31 July 2005

Oops... silence = incompetence

Been wondering about the hiatus in blog entries? Well I've been wondering why I couldn't get my post to appear... I finally resorted to sending an email to the blogger help people. Of course, I'd only just sent the email when I I had a sneaking suspicion that I knew what the problem might be. I was right—I'd been fiddling with the HTML template to get it resembling the old pohanginapete-at-xanga site and had somehow copied the content of the posts into the template instead of leaving it with the code for getting the content... It's fixed now, so I guess I owe an apology to the blogger people for wasting their time. Sorry, guys.

Anyway, I hope to be posting a bit more frequently, so keep checking in! And don't be afraid to leave a comment—you just have to click on the comments counter at the bottom of the post for all the world to read... it's really not that scary. Otherwise, email me (I'll work out a way of putting a mailing link here in a form that prevents spammers finding it. Most of you should already know my address anyway...)

(Just a random photo...)

Copyright 2005 Pete McGregor

30 July 2005

The End of Tolerance?

Yesterday evening, over a magnificent dinner and in defiance of the common exhortation, several friends and I discussed politics and religion. Well, it was more like politics, the state of the environment and the issue of poverty, but a little religion did creep in at times. Despite some disagreement, we remain great friends (I hope!), proving that the common exhortation is wrong.

Much of the political discussion centred, of course, on the NZ Parliamentary election, which is to be held on 17 September. Sadly, there's a common expectation that the campaign will be ugly, and it's my fear that it may cause much, lasting damage. We've already seen Don Brash and his National Party tapping into a very unpleasant undercurrent of prejudice regarding “Maori privilege” and “the Treaty Grievance Industry”, thereby fostering those prejudices and, I suspect, leaving many (possibly most) Maori feeling victimised. I wish I could believe the approach was well-intentioned but sadly inept; however, a far more plausible analysis is to suppose it may have been initially well-intentioned but when it delivered significant results in the opinion polls, the focus changed to exploiting it to maximise political gain. What I'd like all political parties to remember is this: just because you know better than anyone else what's good for the country and how to deliver it, that does not mean you can employ any sort of political expediency to gain the power to exercise your superior abilities. Put simply: the end does not justify the means. Besides, you might be wrong (but that seems to be unthinkable for most politicians).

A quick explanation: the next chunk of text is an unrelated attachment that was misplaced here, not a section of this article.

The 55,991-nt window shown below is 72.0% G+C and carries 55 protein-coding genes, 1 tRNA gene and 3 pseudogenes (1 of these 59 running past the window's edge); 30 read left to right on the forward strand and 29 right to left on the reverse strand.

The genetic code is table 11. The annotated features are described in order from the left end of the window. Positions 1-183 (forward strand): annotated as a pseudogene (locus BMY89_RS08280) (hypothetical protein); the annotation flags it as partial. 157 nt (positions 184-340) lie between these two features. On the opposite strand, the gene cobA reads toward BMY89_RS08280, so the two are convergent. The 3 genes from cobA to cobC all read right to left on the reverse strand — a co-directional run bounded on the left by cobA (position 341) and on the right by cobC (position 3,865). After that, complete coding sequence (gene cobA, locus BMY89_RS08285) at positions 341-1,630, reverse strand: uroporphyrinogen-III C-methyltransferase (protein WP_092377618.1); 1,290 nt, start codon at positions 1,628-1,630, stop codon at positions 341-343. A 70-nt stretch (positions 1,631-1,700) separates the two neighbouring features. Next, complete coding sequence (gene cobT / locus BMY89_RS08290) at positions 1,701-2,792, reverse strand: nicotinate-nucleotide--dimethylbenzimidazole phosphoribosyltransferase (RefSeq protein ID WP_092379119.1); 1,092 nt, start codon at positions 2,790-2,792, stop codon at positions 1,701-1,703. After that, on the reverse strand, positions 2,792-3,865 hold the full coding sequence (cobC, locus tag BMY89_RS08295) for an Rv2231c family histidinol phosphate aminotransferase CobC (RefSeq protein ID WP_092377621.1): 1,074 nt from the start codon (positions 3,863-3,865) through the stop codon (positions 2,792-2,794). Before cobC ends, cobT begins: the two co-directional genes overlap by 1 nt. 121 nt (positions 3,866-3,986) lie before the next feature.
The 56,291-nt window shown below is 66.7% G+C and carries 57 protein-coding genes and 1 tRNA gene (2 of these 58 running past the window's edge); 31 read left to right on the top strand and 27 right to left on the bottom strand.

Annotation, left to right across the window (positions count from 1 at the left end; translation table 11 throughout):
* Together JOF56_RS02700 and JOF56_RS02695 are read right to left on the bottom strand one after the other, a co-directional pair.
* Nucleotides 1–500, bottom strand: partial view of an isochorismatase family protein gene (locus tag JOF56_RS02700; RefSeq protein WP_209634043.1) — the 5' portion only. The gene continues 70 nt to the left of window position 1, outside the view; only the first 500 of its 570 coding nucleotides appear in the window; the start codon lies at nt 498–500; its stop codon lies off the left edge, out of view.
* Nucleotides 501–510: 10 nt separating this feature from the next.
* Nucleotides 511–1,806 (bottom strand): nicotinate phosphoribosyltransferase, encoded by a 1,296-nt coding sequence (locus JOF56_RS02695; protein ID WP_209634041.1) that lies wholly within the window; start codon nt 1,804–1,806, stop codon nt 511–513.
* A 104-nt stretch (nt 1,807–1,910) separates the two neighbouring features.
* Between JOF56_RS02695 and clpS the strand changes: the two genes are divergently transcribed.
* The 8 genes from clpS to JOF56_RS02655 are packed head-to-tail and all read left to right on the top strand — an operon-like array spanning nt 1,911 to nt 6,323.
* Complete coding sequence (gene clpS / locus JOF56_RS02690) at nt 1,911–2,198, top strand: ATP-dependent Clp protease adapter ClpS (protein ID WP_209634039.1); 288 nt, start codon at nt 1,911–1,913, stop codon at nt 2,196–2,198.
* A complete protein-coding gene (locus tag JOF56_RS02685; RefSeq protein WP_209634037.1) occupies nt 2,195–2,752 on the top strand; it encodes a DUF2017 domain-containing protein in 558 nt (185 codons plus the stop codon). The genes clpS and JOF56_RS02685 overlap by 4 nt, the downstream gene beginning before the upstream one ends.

However, National's political expediency (or cynicism, if you're less charitable) seems petty compared to recent statements by the NZ First leader, Winston Peters. In an astonishing outburst (ironically titled "The End of Tolerance") he likened Islamic groups to “... the mythical Hydra – a serpent underbelly with multiple heads capable of striking at any time and in any direction” and accused the NZ Muslim community of being “...quick to show us their more moderate face, but [having] a militant underbelly here as well.” Typically, he refuses to disclose any details that might support his claim, and he's been well answered (more here...), but this sort of tirade can reinforce bigotry.

While this distresses me greatly, my hope is that the nett effect will be to encourage more people to demonstrate just how much we welcome people from other cultures. One of the great joys of my life recently has been the increasing contact I've had with others from overseas—for example, last Sunday I walked the Manawatu Gorge with a group of overseas students.
My role was to record the event in photographs, but it was hardly a job: there are few things I'd rather have done.
We had people from 15 countries; from places like Bahrain and the USA, China and Malaysia, Chile and Indonesia, Nepal and Mexico and many others. As we walked through native forest and looked down at the river far below and shared lunches, I realised how much I was receiving from these wonderful people. The thought that some of them might be denied the experience and that I might also be denied it if Winston Peters had his way is simply too much to bear. Maybe, if he'd been with us and been open to sharing the experience, he'd think long and hard before delivering a speech like last Thursday's. It's a forlorn hope, though—I'm sure he'd think of me as just another of his “...Lilly [sic] livered liberal's [sic]...” Oh well, perhaps I'll just console myself by heading off to tonight's Aotearoa Environmental Film Festival, where I'll be meeting up with friends from all over the world—despite Winston's best attempts to deny me that privilege.

Photos and words copyright 2005 Pete McGregor

22 July 2005

Pervasive doubt